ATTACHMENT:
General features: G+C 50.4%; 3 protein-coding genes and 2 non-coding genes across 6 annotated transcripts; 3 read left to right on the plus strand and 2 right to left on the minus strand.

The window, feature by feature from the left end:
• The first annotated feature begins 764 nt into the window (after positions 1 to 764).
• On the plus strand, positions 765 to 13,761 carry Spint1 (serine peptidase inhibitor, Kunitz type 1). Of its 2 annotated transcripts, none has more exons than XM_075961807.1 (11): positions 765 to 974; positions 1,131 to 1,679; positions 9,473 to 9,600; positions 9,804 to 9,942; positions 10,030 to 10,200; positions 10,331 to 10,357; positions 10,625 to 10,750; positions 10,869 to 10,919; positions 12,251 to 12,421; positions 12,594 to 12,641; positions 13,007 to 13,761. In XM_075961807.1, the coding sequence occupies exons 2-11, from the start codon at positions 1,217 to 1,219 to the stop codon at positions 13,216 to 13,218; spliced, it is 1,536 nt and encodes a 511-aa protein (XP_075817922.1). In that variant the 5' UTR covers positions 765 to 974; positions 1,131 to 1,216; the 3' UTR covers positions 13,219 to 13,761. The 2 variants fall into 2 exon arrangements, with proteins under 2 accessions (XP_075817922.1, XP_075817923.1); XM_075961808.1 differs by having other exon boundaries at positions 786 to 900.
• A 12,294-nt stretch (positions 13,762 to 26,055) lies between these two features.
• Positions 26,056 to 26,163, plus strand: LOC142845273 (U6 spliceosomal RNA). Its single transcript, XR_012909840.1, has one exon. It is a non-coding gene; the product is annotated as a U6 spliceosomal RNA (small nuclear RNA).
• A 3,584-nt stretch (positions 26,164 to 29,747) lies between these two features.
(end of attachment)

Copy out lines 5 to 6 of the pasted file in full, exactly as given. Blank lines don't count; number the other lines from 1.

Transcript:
• A 12,294-nt stretch (positions 13,762 to 26,055) lies between these two features.
• Positions 26,056 to 26,163, plus strand: LOC142845273 (U6 spliceosomal RNA). Its single transcript, XR_012909840.1, has one exon. It is a non-coding gene; the product is annotated as a U6 spliceosomal RNA (small nuclear RNA).